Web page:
The state's House of Representatives overwhelmingly approved a bill that would inform parents twice a year of their right to exempt children from standardized tests.
Alexander said that he and his staff have been working in close concert with the President Obama and his staff on substance of the reauthorization.
It's hard to discern the shape the Democratic candidate for president's K-12 policies might take from her rhetoric on standards and assessments.
The flexibility under the NCLB law comes with an asterisk: States will still need to set student achievement targets, known as "AMOs," for the 2014-15 school year.
New faces at the Education Department, bus-driver voting patterns, and an AFT ad to get you through to the weekend.
Former Texas Gov. Rick Perry, who once said he'd like to scrap the U.S. Department of Education, is joining the very, very crowded GOP presidential field.
Applicants for both grants can focus on teacher quality, implementing high standards, and high school redesign.
The union's top leadership sat down earlier this week and chatted with three folks vying for the Democratic nomination: Hillary Clinton, the former Secretary of State; Martin O'Malley, the former Maryland governor, and Bernie Sanders, the Vermont senator who considers himself an independent socialist.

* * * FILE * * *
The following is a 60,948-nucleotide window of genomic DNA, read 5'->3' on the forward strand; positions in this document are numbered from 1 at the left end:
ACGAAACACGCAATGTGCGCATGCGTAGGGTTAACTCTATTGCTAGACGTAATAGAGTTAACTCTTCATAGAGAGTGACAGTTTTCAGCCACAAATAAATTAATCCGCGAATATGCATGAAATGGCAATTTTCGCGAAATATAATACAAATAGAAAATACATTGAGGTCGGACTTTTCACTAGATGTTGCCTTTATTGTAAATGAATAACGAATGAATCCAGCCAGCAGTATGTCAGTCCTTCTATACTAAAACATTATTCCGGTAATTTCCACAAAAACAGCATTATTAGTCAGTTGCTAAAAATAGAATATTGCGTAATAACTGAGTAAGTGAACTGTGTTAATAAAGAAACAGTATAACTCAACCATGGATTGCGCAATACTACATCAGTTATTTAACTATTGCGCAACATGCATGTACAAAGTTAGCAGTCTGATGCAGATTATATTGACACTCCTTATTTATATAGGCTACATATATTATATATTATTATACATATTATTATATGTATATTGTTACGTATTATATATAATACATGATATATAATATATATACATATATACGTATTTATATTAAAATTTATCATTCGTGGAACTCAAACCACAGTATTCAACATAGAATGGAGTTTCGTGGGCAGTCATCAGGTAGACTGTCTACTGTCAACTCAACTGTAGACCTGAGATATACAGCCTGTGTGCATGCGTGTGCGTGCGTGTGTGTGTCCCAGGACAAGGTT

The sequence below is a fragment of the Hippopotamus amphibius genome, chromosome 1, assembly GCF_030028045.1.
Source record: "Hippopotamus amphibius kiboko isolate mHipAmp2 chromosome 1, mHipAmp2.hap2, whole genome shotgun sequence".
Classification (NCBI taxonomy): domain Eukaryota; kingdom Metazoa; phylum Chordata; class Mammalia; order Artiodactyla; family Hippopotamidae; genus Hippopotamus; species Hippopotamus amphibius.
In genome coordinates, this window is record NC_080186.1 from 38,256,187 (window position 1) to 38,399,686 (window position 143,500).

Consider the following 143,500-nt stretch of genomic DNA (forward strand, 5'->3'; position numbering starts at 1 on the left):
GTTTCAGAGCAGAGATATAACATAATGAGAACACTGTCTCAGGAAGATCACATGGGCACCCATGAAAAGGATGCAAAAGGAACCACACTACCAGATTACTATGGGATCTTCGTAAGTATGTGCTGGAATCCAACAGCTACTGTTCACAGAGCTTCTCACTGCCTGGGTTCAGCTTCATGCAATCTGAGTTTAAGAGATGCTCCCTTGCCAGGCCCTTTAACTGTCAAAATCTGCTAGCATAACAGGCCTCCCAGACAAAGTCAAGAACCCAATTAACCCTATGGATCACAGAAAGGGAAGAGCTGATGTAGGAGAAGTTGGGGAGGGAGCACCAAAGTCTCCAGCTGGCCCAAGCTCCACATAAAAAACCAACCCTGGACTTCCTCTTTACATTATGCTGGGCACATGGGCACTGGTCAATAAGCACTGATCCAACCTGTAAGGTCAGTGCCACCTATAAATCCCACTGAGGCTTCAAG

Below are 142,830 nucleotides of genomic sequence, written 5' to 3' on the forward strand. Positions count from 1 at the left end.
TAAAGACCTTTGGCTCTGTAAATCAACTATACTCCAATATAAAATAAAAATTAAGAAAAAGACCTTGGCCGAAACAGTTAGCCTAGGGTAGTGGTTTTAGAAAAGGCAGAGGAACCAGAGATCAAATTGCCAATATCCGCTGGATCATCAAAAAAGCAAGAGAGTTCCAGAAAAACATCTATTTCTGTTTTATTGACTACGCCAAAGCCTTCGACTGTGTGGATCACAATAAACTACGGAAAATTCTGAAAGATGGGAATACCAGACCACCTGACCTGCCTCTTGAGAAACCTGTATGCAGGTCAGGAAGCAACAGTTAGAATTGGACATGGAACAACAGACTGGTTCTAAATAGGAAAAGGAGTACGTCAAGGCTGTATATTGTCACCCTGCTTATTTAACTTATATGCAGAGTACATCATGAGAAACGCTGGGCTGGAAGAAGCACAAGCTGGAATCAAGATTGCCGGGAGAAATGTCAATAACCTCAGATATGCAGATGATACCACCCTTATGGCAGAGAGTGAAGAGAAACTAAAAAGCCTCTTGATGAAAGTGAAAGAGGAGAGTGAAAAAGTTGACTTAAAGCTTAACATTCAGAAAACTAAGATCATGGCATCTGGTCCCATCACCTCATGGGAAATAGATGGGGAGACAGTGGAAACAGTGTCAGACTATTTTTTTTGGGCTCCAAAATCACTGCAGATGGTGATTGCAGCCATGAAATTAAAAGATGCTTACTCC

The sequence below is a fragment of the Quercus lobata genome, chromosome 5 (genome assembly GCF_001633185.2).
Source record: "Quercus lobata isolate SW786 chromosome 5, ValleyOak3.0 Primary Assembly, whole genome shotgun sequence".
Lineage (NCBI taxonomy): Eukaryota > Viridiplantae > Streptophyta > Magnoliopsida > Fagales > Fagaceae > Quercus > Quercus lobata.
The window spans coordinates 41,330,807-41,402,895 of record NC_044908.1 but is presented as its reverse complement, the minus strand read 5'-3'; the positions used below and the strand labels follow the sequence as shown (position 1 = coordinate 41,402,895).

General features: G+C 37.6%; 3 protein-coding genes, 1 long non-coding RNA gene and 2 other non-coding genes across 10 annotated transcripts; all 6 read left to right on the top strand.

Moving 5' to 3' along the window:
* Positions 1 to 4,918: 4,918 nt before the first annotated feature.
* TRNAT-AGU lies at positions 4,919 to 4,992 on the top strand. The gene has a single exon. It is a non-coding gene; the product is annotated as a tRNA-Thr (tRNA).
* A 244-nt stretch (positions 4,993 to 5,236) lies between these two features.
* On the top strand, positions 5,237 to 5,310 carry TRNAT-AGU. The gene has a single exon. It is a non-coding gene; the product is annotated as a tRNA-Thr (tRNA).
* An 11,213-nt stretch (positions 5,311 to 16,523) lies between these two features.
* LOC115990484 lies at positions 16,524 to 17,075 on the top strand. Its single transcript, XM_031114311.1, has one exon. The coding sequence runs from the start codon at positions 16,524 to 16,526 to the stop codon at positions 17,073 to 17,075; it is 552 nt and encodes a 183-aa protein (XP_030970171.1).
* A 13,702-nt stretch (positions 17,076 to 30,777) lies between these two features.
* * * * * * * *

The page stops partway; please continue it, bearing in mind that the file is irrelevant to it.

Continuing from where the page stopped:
The issue of whether the bipartisan Senate ESEA reauthorization bill includes enough protections for poor and minority students is sure to be one of the biggest debates if the bill is brought the Senate floor, as it's expected to sometime this summer.
Now that federal officials have given New Hampshire permission to try local assessments, will it be easy for other states to get the same deal? Maybe not, if Kansas' experience is any guide.